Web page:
Shining a light on dancers and giving them a platform to show off their talents is one part of the Red Bull Dance Your Style competition, the other is inspiring the crowd to get behind your moves.
An array of fine dancers have passed through this contest and one such is Limpopo Boy. When we say dance, we are not talking about a simple approach to the art. Dance, like any other art form, is meant to be driven by ingenuity and uninhibited creativity.
Limpopo Boy, whose real name is Matome Robert Mahlatse Thoka, is originally from Limpopo – as his pseudonym suggests. He hails from a small village called Sekonye Molemole.
The 27-year-old made his mark in this competition with his fluid dance style that encompasses elements of many genres, but is built firmly on sbujwa. This year he returns as a mentor for anyone looking to give the contest a shot.
Thoka explains: “I have been dancing all my life, but professionally I have been dancing for more than 10 years. It would be selfish of me to say I developed all this myself as it is a gift I inherited from my mother, but it was harnessed and refined by a lot of people who mentored me.
“I am a versatile dancer. I don’t like boxing myself in, but I am a bujwa dancer at the core. I take every competition seriously, as dance is my life. I am looking forward to the competition. People can expect nothing but fire and some fresh sets we have been working on.”
He may be highly proficient at dancing sbujwa – pantsula’s not-so-distant and more tightly dressed cousin – but he can’t deny the impact that amapiano has had on the local dance culture.
“I am happy to have lived in an era when we can have something on the dance scene globally that entirely belongs to us, and amapiano is that thing.”
The Dance Your Style competition returns for its third South African leg this year (it was postponed last year) and the finals will take place in Johannesburg.
To advance in this tournament, you will need to be a skilled battle dancer, which is no simple matter, according to Thoka.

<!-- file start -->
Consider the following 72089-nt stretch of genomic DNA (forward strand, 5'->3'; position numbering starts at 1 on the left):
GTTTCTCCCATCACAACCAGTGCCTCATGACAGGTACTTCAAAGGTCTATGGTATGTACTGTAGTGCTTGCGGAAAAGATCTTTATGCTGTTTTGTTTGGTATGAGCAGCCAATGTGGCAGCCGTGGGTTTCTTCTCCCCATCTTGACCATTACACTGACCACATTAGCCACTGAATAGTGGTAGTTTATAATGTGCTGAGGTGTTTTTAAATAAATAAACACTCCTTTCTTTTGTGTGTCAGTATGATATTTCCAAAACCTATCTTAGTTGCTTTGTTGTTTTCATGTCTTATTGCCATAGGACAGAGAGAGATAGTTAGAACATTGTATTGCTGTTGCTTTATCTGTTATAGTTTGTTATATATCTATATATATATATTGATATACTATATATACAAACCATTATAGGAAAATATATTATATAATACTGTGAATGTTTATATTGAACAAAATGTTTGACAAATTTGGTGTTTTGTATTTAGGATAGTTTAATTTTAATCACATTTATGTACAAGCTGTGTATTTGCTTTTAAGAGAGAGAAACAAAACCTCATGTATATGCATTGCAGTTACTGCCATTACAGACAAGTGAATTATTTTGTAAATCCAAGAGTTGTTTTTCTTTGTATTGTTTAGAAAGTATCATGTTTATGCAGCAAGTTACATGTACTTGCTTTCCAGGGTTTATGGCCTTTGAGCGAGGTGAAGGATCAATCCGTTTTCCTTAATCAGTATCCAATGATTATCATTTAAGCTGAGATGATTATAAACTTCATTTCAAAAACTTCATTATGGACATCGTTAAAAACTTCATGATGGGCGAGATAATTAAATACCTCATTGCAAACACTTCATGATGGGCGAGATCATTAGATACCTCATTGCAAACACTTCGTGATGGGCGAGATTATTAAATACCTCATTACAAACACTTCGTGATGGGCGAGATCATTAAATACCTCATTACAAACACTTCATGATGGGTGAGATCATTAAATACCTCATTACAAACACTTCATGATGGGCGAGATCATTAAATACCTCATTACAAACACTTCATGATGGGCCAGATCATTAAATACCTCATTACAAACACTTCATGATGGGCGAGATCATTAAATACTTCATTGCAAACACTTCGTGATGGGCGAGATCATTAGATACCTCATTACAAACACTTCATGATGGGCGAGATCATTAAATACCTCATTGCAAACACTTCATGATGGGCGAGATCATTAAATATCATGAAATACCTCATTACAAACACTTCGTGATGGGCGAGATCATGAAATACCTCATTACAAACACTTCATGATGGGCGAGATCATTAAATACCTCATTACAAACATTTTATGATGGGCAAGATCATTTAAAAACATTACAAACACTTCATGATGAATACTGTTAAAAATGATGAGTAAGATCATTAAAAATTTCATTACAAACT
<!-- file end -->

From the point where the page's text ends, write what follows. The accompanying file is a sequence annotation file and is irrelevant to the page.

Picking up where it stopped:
He made his bones in this one-on-one face-off tournament.
“I appreciate all the dancers equally. A battle really requires a lot because a lot can change on stage [as opposed to] performances that are rehearsed,” he says.
Thoka will be travelling around the country with the sensational dancer and choreographer Bontle Modiselle, along with Sne Mbatha, Rudi Smit, Tebza Diphehlo and Lee Shane, who will host workshops and battles in a tour across South Africa before the actual event.
The competition is made up of 80 different events around the world, where one dancer is crowned for having the best style on the day at each event.
What makes this competition fascinating is the collision of disparate dance styles. You could easily watch a breakdancer take on someone who does sbujwa.
It is all about moving the crowd, getting them behind you and your moves.
Not only do dancers have to square off, they may even be forced to duel to the sounds of Mozart or Elvis Presley – which makes it all the more difficult for them to skilfully showcase their styles.
Thoka will tell you that to be a good dancer is to take everything in your stride.
. Catch him and the rest of the Dance Your Style alumni on their nationwide tour, which started on Wednesday